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It is proven in "Loop groups" by Pressley and Segal (Prop. 4.4.5, p. 49) that the left invariant 3-form $\sigma$ on a simply-connected compact Lie group $G$ whose value at the identity is given by $$ \sigma(\xi, \eta, \zeta) = \langle [\xi, \eta], \zeta \rangle $$ defines an integral cohomology class (which I interpret as the statement that its periods, i.e. integrals over $3$-cycles, are integers) if and only if the invariant bilinear pairing $\langle -, - \rangle$ is such that $\langle h_{\alpha}, h_{\alpha} \rangle \in 2 \mathbb Z$ for every coroot $h_{\alpha}$. The proof relies on on the assertion that this is true for $G = \mathrm{SU}(2)$. However I calculated that with this construction of $\sigma$ the result is $$ \int_{\mathrm{SU}(2)} \sigma = 48 \pi^2. $$ Therefore I think the value at the identity should be modified to $$ \sigma(\xi, \eta, \zeta) = \frac{1}{4 8 \pi^2} \langle [\xi , \eta], \zeta \rangle, $$ and then the argument in the book goes through.

The question is where is the error - is it in Segal, Pressley or maybe my calculations are wrong? For reference I include a sketch of my calculation below. Perhaps it might be of use to someone in the future.

Since I'm working with a matrix group, left-invariant Maurer-Cartan takes the form $\omega = g^{-1} dg$. I parametrize $g = \begin{bmatrix} x & y \\ - \overline{y} & \overline{x} \end{bmatrix}$ with $x,y$ - complex numberd satisfying $|x|^2+|y|^2=1$. It is convenient to write $x = \mathrm{cos}(\theta) e^{i \phi}$, $y = \mathrm{sin}(\theta) e^{i \psi}$. Differential form $$ \sigma = \mathrm{tr} \left( \omega \wedge [ \omega \wedge \omega] \right) $$ satisfies the assumptions mentioned above. After a few lines of calculations I get that $$ \sigma = 12 \sin(2 \theta) d \theta \wedge d \phi \wedge d \psi. $$ Two factors of $2 \pi$ come from integrating $\phi$ and $\psi$ over $[0, 2 \pi]$. Integration with respect to $\theta$ over $\left[ 0, \frac{\pi}{2} \right]$ gives $1$. Hence the final result.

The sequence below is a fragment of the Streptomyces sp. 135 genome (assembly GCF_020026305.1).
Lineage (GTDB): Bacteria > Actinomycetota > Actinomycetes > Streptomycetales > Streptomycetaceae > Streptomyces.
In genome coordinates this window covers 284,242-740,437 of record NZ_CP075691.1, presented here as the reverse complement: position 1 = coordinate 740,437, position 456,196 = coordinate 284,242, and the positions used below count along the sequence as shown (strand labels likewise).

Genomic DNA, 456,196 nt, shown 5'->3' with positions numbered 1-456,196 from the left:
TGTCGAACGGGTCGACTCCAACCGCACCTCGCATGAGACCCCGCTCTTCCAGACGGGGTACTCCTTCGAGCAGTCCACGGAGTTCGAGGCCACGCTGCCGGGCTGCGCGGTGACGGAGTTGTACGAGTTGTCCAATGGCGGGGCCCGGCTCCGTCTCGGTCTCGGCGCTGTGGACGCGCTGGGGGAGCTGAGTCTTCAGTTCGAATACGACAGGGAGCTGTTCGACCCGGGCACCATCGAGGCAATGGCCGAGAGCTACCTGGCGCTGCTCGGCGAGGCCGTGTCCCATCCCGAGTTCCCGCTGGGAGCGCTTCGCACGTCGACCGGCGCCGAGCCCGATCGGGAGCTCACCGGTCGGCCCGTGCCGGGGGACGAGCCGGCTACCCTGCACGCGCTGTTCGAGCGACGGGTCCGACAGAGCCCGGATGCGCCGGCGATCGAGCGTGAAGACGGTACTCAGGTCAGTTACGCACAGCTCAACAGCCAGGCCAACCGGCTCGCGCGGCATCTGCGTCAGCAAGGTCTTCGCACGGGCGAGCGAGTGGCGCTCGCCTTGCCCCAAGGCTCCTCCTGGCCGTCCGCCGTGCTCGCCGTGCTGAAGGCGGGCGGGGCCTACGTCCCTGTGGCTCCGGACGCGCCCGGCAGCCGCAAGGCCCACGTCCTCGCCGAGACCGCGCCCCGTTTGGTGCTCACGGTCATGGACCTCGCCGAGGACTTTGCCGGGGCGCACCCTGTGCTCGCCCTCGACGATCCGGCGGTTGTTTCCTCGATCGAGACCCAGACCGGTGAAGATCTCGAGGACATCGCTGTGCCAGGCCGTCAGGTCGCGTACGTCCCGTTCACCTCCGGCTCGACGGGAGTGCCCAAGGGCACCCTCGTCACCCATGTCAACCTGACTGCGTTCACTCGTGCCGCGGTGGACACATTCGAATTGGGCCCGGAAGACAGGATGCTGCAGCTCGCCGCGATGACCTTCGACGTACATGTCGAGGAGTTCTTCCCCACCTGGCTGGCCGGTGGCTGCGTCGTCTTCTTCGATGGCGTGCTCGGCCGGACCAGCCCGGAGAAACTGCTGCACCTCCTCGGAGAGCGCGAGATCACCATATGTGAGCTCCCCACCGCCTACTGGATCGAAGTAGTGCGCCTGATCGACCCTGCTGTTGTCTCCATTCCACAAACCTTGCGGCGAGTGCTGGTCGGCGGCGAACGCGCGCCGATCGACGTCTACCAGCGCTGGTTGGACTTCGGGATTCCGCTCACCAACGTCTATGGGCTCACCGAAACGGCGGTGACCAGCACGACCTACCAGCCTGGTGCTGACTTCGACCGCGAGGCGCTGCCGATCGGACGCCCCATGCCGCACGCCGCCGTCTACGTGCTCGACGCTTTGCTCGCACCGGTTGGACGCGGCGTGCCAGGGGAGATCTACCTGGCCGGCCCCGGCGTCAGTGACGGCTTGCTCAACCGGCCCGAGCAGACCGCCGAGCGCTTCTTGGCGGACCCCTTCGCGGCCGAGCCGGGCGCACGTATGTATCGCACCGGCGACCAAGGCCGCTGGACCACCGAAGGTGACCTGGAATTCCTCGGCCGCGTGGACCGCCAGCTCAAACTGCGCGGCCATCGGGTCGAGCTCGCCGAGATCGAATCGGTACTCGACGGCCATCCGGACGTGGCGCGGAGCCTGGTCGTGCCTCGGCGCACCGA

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  • $\begingroup$ Btw, why not divide by just $\pi^2$? $48 \in \mathbb{Z}$ afterall. Are you sure that you don't have added an extra factor $\pi$ in the Killing form? $\endgroup$ – Warlock of Firetop Mountain Apr 1 at 9:22
  • $\begingroup$ Yes, 48 is an integer, but the point is that I want to find the "smallest possible" normalization which gives me integers (unless I misunderstood the proof presented in Pressley, Segal). $\endgroup$ – Blazej Apr 1 at 13:44

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